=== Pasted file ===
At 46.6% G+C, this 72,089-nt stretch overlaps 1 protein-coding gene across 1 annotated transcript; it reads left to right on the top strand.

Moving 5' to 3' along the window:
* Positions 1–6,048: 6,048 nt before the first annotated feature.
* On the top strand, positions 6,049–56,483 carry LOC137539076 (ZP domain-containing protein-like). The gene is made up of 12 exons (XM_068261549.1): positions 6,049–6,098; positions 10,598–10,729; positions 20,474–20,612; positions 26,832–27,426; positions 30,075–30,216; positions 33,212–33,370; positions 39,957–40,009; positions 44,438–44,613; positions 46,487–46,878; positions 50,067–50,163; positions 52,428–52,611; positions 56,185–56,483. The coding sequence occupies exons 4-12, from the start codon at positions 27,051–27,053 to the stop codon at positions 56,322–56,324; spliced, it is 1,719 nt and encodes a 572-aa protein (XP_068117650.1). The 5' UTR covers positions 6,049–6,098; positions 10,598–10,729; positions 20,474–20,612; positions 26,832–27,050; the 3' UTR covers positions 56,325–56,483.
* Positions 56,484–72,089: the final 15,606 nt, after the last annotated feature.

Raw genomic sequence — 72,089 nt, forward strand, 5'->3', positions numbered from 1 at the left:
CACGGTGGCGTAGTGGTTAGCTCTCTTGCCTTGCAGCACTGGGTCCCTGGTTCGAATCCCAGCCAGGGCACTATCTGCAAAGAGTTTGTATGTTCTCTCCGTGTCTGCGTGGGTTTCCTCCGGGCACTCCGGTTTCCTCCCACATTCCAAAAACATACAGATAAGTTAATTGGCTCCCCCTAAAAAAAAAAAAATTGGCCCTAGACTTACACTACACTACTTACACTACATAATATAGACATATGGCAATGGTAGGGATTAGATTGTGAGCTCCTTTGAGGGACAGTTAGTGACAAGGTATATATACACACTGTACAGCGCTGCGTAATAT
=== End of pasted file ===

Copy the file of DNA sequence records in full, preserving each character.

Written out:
At 46.6% G+C, this 72,089-nt stretch overlaps 1 protein-coding gene across 1 annotated transcript; it reads left to right on the top strand.

Moving 5' to 3' along the window:
* Positions 1–6,048: 6,048 nt before the first annotated feature.
* On the top strand, positions 6,049–56,483 carry LOC137539076 (ZP domain-containing protein-like). The gene is made up of 12 exons (XM_068261549.1): positions 6,049–6,098; positions 10,598–10,729; positions 20,474–20,612; positions 26,832–27,426; positions 30,075–30,216; positions 33,212–33,370; positions 39,957–40,009; positions 44,438–44,613; positions 46,487–46,878; positions 50,067–50,163; positions 52,428–52,611; positions 56,185–56,483. The coding sequence occupies exons 4-12, from the start codon at positions 27,051–27,053 to the stop codon at positions 56,322–56,324; spliced, it is 1,719 nt and encodes a 572-aa protein (XP_068117650.1). The 5' UTR covers positions 6,049–6,098; positions 10,598–10,729; positions 20,474–20,612; positions 26,832–27,050; the 3' UTR covers positions 56,325–56,483.
* Positions 56,484–72,089: the final 15,606 nt, after the last annotated feature.

Raw genomic sequence — 72,089 nt, forward strand, 5'->3', positions numbered from 1 at the left:
CACGGTGGCGTAGTGGTTAGCTCTCTTGCCTTGCAGCACTGGGTCCCTGGTTCGAATCCCAGCCAGGGCACTATCTGCAAAGAGTTTGTATGTTCTCTCCGTGTCTGCGTGGGTTTCCTCCGGGCACTCCGGTTTCCTCCCACATTCCAAAAACATACAGATAAGTTAATTGGCTCCCCCTAAAAAAAAAAAAATTGGCCCTAGACTTACACTACACTACTTACACTACATAATATAGACATATGGCAATGGTAGGGATTAGATTGTGAGCTCCTTTGAGGGACAGTTAGTGACAAGGTATATATACACACTGTACAGCGCTGCGTAATAT